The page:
We are then treated to a shot of Redford waking up in his hammock. Where his communications system used to be, there is now a giant hole, gushing water. He goes topside to find a wayward shipping container has crashed into the side of his yacht. What follows is an hour-and-a-half long game of one step forward, more like three steps back.

I hesitate to say any more than that, but know that this is a film that oozes confidence. Redford never falters in his performance, communicating his character’s decisiveness, his experience, and his weariness all in a single look. Similarly, Chandor never wavers in focus. Again, there’s no flashbacks or explanations here; just the document of one man’s struggle to survive, ably assisted by DeMarco’s cinematography, Pete Beaudreau’s editing, and Alex Ebert’s spare but magnificent score.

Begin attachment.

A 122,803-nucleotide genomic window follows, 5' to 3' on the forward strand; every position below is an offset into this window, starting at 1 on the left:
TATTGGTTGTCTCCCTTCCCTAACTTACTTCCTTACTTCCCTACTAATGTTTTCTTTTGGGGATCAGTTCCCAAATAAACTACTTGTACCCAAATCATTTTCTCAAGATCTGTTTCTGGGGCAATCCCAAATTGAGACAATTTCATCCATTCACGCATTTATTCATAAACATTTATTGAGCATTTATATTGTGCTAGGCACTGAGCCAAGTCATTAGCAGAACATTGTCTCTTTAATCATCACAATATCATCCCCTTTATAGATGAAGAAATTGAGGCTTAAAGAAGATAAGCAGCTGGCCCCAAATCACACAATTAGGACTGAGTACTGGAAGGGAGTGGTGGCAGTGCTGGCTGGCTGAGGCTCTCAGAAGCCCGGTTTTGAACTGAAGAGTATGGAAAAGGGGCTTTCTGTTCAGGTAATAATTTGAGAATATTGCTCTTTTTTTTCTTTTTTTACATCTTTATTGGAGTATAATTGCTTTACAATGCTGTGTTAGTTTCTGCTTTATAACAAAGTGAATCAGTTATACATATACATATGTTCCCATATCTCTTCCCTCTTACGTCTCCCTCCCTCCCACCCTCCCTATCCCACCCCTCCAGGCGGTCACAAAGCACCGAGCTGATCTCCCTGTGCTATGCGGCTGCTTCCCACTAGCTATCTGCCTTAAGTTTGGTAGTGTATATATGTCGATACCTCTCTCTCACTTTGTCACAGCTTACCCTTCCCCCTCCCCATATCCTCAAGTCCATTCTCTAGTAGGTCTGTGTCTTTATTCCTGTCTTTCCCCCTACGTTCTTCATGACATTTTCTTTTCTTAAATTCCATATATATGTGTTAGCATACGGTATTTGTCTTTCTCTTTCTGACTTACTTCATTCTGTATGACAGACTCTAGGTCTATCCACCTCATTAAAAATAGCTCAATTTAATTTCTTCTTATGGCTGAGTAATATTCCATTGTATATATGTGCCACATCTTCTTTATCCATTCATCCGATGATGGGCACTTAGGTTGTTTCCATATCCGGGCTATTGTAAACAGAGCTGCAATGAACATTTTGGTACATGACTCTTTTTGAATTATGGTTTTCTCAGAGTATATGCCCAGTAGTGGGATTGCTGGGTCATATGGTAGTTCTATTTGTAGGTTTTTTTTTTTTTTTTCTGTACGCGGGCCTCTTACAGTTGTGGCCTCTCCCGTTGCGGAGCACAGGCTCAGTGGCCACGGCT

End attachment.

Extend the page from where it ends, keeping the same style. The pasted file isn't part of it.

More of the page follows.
This film and its ending will mean many things to many people, but I ultimately found it to be a metaphor about the very struggle of being alive in and of itself. Ultimately, All Is Lost is fitting tribute for one of American cinema’s most enduring talents, and a calling card for one of its new ones.

If watching Robert Redford survive on a boat for 90 minutes sounds interesting to you – and by God, why wouldn’t it? – see this.


One comment on “Weekend Roundup: Nov. 8th – 11th, Pt. 1

  1. […] wrote a review about this a while back where I detailed writer-director J.C. Chandor’s debut, Margin Call, and the utter […]